Undergraduate education in our colleges and universities continues to gain considerable attention from a number of groups - state legislatures, students, national associations, faculty, administrators, and parents. Consequently, studies by national associations and independent scholars have increasingly addressed the issue of improving undergraduate education. In fact, many of these publications come to a remarkable consensus concerning the initiatives that might be implemented to enhance the undergraduate student's academic experience. For example, it is not difficult to find recommendations that have encouraged more in- and out-of-class interaction between students and faculty, called for faculty members to provide students with more formative feedback on assignments, or urged faculty to employ multiple modes of evaluating student performance. Other reports have suggested that undergraduates deserve systematic advising, that students need to cultivate more out-of-classroom learning experiences, and that, in general, administrators and faculty should continually strive to improve undergraduate education within their institutions.
It is, nevertheless, one thing to make recommendations and quite another to implement them successfully. In this study we maintain that the successful implementation of any improvement in undergraduate education depends, to a significant extent, on the existence of "norms" supportive of these initiatives. That is, a recommendation to improve undergraduate education is more likely to be implemented by faculty if norms, or group standards of appropriate and inappropriate behavior, support the recommendation. Because this study focuses primarily on the teaching dimension of undergraduate education, norms become particularly salient as faculty have considerable autonomy and can enact teaching recommendations according to their own preferences. Thus, if norms support a given recommendation, a faculty member is more likely to enact it; however, if little normative support for a given recommendation exists among the faculty, then it is less likely to be endorsed.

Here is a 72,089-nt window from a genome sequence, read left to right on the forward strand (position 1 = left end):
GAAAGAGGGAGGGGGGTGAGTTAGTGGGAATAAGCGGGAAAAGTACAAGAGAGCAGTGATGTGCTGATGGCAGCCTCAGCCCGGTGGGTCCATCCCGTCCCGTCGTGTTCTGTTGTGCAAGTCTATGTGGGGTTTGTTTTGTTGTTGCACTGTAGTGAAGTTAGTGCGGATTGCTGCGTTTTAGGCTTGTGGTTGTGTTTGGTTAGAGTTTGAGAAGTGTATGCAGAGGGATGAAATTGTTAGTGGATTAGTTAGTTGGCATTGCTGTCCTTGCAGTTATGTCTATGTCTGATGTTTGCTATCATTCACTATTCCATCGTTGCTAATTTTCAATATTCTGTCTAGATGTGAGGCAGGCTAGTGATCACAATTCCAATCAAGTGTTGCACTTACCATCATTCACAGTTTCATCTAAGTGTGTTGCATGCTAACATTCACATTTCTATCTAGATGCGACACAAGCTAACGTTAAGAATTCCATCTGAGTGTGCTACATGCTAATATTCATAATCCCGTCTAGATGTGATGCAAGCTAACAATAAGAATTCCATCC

This study focuses on the norms espoused by faculty and the question whether these norms do or do not support efforts to improve undergraduate education. We believed that the most appropriate method to determine the answer to this question was first to identify specific recommendations that have been advocated to improve undergraduate education. If specific recommendations could be identified, we could then ascertain whether a normative structure supports teaching improvement efforts. We identified six such undergraduate teaching improvement recommendations that have been advanced in recent years by the higher education community. These recommendations, frequently cited by national studies and independent authors, are formally introduced later in this article. In relation to these recommendations, the questions for this research are twofold:
1. Are faculty norms present to support recommendations that have been suggested to improve undergraduate education?
2. If faculty norms do support these recommendations, then do these norms vary across different types of academic institutions and different academic disciplines?
This study is important for several reasons. First, little or no research has been conducted in this area. Braxton, Bayer, and Finkelstein  identified a normative structure for undergraduate college teaching - four domains characterized in the negative as Interpersonal Disregard, Particularistic Grading, Moral Turpitude, and Inadequate Planning - but this research did not focus on the research questions addressed above. Likewise, it is well documented that improving undergraduate teaching at our colleges and universities has been a long-standing challenge; unfortunately, real progress has been questionable. Thus, investigating how norms may enhance or inhibit the process of improving undergraduate education is warranted. …